Not all sports are good for every child.
Because of this, it’s very difficult to allow your child to pick what sports to play.
Age, coordination, and mental/physical ability are three important factors that play a key role in choosing athletic activities.
Wisdom Really Does Come With Age
Usually by age seven, a child's sense of logic is just beginning to surface. Between the ages of seven and twelve, children are generally able to articulate an opinion on a particular sport. In addition, most have the ability to identify one or two things that they do or don't like about it. This age usually doesn't possess the ability to come up with a strategy while playing a sport by themselves. Neither do they hold the ability to rationalize that their form, strength, or skill, could improve if they do something different. This is why within this age group coaches spend a lot of time telling the team players what to do or where to go during games. Even though at this younger age, kids appear to be confused and don't always know what exactly is going on during a game, they do carry the ability of knowing whether they like or dislike a certain sport.
After age twelve, according to Piaget's theory on cognitive development, children are able to use logic and reasoning to predict outcomes. This is important because it suggests that kids at this age know whether they're both physically, as well as mentally able and willing to play a particular sport. This age group is also capable of foreseeing the next move or play and predicting whether it's a good one or not. They're also able to correct previous actions in order to improve without being specifically told by a parent or coach. Since they know this, they are better able to determine if they hold the desire and the ability to play the sport.
Photo Credits: Keysia Griffin's Flickr
Guidance Versus Manipulation
Sometimes parents don't even realize they're influencing their child's decision. When a parent plays a certain sport as a child, especially when they excel at it, often they hold a strong desire for their child to play that same sport. It’s important to realize the difference between guidance and manipulation. Many parents can manipulate, bribe, and persuade their child to choose the sport that the parent wants. The end result is that it's the parent's choice, not the child's.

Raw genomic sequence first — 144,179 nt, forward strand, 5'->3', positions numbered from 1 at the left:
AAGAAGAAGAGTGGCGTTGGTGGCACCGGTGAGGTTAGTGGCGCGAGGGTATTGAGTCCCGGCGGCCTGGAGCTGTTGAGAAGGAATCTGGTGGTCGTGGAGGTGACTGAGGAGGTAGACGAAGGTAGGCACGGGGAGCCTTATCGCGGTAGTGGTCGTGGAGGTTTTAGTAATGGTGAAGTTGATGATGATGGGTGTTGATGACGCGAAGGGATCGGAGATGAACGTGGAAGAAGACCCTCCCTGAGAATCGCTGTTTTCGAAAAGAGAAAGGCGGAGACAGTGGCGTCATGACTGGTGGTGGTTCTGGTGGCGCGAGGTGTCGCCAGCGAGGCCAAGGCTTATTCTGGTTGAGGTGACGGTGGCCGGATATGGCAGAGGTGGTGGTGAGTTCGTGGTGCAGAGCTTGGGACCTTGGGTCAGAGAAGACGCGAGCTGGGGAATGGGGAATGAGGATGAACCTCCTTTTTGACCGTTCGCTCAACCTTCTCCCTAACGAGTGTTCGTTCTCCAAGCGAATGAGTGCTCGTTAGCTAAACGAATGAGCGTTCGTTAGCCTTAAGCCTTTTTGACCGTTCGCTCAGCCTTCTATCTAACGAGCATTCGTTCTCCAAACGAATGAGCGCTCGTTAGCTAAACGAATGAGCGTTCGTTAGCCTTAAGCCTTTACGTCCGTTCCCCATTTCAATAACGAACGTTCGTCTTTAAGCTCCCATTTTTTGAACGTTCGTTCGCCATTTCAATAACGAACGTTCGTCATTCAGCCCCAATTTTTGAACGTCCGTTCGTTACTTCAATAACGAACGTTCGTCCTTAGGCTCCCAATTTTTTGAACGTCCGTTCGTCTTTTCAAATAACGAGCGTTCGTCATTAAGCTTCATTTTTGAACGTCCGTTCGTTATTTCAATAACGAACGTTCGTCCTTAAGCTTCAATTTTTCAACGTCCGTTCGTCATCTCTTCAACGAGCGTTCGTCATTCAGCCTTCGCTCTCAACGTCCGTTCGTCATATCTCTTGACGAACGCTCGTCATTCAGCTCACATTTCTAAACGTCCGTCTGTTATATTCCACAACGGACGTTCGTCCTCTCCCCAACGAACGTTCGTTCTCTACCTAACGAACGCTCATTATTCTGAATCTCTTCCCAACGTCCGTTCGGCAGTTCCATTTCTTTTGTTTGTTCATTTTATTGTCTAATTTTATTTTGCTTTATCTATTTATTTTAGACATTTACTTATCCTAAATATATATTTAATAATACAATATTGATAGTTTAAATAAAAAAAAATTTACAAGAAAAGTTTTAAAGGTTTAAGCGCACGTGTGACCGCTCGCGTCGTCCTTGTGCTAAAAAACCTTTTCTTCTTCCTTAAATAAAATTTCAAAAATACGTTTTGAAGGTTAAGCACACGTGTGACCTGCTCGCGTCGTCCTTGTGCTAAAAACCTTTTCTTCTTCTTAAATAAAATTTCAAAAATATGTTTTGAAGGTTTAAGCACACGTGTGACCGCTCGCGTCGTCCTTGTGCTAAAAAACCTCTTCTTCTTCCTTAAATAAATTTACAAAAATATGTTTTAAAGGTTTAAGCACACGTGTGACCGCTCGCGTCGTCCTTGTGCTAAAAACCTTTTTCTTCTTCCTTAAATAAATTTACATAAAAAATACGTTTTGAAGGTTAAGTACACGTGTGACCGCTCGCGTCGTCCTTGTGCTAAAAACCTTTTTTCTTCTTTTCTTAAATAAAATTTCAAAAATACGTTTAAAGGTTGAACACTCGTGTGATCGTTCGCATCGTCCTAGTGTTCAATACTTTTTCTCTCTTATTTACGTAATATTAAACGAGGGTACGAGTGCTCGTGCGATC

In order to truly allow your child to decide what sports they want to play, guide them. Avoid statements like, "Yeah, but if you play baseball, you..."
Instead, ask questions. "Do you like baseball?" "What's your favorite part about playing baseball?"
Try asking this about several other types of sports. "What about basketball?"
It's also helpful to your child when you make sure that they understand the sport, or game they're expressing an interest in. "Do you understand the rules, such as what a field goal is?"
Kids, especially when under the age of twelve cannot as easily distinguish what it is about a particular game they don't understand. Try and guide them by asking, "What parts of baseball don't you like?" or "Well, okay, so you love going up to bat, but do you like playing second base, or is that boring?"
Letting your child make the ultimate decision isn't as difficult as it may seem at first. Listen to your child and guide them with ideas and questions that their mind doesn't automatically think about. In doing this, the likelihood of your child choosing the sport that's right for them is much greater.
If your child is involved with a sports team, you might also be interested in the importance of parents in club activities.